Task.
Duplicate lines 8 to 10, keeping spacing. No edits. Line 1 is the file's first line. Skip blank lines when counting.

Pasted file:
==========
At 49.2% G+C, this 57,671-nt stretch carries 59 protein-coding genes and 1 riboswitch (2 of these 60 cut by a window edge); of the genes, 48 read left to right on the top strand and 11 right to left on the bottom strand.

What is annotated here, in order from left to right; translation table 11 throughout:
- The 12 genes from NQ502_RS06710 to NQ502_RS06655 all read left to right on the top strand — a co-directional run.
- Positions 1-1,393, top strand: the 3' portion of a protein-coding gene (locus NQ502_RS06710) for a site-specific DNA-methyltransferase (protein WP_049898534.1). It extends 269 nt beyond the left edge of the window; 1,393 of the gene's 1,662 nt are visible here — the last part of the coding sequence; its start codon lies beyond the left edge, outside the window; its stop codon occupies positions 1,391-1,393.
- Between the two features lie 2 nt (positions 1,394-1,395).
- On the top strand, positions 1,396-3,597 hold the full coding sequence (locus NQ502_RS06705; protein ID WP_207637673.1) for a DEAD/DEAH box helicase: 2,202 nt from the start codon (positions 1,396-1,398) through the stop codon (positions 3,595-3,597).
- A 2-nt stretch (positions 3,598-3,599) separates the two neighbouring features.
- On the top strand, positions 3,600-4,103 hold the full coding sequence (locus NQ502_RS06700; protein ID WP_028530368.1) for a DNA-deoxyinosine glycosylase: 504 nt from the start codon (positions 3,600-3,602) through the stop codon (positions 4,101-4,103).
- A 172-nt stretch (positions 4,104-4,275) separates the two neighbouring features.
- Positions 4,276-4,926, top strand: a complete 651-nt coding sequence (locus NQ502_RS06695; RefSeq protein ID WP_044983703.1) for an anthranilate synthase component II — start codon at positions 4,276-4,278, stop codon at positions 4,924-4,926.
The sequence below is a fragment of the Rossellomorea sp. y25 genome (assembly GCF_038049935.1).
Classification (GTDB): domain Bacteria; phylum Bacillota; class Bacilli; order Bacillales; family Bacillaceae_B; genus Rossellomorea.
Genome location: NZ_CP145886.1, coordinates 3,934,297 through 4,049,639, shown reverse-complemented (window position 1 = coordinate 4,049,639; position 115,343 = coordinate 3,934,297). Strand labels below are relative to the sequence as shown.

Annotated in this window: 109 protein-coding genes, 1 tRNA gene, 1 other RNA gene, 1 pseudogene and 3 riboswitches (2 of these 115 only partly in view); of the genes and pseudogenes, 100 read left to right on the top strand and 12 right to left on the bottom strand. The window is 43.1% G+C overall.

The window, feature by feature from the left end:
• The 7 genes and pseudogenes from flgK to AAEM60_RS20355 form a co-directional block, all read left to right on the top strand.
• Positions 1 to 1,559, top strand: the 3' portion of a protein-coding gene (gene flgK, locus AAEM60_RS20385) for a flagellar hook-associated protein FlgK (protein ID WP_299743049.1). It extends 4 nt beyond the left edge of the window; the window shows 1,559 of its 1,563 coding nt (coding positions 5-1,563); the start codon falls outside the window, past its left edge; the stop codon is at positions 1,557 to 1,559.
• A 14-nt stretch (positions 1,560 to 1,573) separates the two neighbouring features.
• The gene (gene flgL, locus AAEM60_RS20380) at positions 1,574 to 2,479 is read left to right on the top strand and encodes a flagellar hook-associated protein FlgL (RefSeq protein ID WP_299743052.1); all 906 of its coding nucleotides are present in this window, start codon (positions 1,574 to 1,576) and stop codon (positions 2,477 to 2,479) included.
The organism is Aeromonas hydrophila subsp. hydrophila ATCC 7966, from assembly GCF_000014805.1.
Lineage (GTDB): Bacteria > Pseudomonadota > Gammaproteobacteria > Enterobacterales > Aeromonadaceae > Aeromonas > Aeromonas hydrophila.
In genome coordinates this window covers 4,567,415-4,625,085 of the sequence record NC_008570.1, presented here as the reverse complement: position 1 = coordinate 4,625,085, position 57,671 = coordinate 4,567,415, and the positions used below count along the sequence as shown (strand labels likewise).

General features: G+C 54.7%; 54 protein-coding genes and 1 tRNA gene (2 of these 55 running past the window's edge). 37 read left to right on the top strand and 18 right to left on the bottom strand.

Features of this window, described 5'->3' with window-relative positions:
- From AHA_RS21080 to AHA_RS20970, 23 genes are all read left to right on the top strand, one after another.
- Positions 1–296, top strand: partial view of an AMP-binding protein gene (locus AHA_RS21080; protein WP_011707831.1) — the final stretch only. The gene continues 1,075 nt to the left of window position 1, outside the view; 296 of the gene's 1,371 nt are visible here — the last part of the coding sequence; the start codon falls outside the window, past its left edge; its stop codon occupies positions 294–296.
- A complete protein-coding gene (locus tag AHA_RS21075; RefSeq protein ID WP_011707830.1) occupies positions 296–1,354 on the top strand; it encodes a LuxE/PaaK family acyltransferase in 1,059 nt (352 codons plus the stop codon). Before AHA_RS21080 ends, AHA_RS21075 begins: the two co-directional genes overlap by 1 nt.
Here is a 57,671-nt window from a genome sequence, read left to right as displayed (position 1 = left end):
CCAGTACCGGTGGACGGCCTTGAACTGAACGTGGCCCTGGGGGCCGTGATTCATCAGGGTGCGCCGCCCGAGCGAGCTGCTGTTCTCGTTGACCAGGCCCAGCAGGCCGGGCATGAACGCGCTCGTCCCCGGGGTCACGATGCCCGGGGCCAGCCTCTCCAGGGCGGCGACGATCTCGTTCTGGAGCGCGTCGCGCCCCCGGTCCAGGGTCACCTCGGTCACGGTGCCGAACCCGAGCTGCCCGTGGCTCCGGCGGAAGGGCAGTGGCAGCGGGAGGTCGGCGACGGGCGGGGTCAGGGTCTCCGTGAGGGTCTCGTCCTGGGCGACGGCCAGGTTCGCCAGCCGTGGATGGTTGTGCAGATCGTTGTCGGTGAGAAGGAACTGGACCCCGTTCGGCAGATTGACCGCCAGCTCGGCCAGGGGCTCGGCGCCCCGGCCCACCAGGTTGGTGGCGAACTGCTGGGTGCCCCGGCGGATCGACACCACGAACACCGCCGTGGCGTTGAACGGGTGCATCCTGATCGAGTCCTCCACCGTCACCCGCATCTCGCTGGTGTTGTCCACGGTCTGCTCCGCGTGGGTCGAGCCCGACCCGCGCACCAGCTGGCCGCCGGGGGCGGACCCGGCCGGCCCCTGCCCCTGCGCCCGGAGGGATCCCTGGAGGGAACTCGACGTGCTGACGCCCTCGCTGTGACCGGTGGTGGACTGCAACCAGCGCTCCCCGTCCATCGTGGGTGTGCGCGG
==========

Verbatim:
- On the top strand, positions 3,600-4,103 hold the full coding sequence (locus NQ502_RS06700; protein ID WP_028530368.1) for a DNA-deoxyinosine glycosylase: 504 nt from the start codon (positions 3,600-3,602) through the stop codon (positions 4,101-4,103).
- A 172-nt stretch (positions 4,104-4,275) separates the two neighbouring features.
- Positions 4,276-4,926, top strand: a complete 651-nt coding sequence (locus NQ502_RS06695; RefSeq protein ID WP_044983703.1) for an anthranilate synthase component II — start codon at positions 4,276-4,278, stop codon at positions 4,924-4,926.